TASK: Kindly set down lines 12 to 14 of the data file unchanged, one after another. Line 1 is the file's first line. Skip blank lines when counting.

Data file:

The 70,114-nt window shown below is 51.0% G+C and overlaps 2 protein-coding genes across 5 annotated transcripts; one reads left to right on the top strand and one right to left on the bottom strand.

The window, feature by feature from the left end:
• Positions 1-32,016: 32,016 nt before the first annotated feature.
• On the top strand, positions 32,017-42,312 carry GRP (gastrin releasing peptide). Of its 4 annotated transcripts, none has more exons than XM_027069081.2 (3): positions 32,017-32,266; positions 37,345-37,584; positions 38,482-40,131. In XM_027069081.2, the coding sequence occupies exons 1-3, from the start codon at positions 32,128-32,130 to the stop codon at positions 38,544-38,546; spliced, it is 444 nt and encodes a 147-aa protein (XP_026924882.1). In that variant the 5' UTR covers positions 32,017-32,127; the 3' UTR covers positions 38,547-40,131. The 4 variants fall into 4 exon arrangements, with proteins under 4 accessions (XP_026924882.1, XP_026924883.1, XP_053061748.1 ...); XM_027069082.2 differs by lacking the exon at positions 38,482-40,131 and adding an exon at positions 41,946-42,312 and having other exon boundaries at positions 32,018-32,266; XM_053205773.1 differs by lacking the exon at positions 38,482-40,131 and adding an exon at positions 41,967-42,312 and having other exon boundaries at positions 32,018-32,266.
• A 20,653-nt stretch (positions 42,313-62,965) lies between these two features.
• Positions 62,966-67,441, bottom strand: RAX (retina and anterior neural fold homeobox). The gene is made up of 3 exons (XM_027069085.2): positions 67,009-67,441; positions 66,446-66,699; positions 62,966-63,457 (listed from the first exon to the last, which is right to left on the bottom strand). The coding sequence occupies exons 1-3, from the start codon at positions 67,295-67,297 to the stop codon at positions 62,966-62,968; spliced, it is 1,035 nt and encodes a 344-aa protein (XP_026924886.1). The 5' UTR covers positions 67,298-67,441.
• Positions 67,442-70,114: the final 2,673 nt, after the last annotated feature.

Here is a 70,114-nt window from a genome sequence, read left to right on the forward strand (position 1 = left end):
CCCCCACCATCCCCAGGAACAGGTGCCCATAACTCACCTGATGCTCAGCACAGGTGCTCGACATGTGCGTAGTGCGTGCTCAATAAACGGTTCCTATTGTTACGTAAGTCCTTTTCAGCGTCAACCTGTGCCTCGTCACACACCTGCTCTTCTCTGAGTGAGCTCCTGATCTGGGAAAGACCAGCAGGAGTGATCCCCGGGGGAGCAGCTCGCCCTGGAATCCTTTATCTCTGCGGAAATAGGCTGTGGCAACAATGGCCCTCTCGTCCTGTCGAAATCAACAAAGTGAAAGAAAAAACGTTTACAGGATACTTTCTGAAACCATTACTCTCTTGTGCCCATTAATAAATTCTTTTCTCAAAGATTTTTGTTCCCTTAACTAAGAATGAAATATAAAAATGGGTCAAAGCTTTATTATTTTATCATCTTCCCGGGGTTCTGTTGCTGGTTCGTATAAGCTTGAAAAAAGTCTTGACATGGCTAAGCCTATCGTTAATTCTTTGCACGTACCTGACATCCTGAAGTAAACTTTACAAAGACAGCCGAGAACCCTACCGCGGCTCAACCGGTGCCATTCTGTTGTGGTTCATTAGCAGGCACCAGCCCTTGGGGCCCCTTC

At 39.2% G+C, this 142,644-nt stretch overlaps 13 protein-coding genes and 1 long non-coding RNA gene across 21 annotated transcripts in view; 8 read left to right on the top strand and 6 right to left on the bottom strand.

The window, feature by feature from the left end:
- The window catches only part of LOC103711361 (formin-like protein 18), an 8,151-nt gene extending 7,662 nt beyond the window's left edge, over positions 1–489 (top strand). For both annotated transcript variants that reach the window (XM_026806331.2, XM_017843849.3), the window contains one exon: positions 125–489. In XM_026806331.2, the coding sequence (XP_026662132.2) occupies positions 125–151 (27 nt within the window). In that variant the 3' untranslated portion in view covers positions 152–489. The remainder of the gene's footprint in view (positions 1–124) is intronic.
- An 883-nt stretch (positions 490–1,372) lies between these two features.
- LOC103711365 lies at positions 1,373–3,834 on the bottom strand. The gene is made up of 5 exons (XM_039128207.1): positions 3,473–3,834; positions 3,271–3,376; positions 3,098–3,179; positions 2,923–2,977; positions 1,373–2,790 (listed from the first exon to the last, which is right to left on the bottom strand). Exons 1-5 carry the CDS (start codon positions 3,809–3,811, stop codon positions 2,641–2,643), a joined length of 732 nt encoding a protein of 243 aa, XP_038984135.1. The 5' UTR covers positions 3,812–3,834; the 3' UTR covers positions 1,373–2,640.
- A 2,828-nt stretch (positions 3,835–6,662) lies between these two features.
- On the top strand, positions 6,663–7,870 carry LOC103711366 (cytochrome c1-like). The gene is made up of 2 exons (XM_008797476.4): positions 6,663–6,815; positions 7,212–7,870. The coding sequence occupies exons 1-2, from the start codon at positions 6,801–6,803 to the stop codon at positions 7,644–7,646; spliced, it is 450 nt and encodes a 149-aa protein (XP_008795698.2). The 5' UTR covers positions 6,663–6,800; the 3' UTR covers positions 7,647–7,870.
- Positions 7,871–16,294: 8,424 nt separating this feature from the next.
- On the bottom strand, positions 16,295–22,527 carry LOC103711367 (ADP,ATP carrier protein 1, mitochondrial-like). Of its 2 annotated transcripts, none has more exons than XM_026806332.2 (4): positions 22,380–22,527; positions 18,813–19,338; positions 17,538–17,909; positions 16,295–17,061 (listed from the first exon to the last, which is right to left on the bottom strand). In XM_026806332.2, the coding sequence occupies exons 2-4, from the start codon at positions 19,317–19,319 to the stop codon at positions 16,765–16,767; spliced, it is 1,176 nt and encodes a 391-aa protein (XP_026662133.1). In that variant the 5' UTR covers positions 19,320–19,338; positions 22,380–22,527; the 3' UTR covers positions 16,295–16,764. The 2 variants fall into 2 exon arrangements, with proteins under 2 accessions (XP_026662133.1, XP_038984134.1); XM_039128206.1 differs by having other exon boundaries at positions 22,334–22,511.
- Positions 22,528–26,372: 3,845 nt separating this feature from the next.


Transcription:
- The window catches only part of LOC103711361 (formin-like protein 18), an 8,151-nt gene extending 7,662 nt beyond the window's left edge, over positions 1–489 (top strand). For both annotated transcript variants that reach the window (XM_026806331.2, XM_017843849.3), the window contains one exon: positions 125–489. In XM_026806331.2, the coding sequence (XP_026662132.2) occupies positions 125–151 (27 nt within the window). In that variant the 3' untranslated portion in view covers positions 152–489. The remainder of the gene's footprint in view (positions 1–124) is intronic.
- An 883-nt stretch (positions 490–1,372) lies between these two features.
- LOC103711365 lies at positions 1,373–3,834 on the bottom strand. The gene is made up of 5 exons (XM_039128207.1): positions 3,473–3,834; positions 3,271–3,376; positions 3,098–3,179; positions 2,923–2,977; positions 1,373–2,790 (listed from the first exon to the last, which is right to left on the bottom strand). Exons 1-5 carry the CDS (start codon positions 3,809–3,811, stop codon positions 2,641–2,643), a joined length of 732 nt encoding a protein of 243 aa, XP_038984135.1. The 5' UTR covers positions 3,812–3,834; the 3' UTR covers positions 1,373–2,640.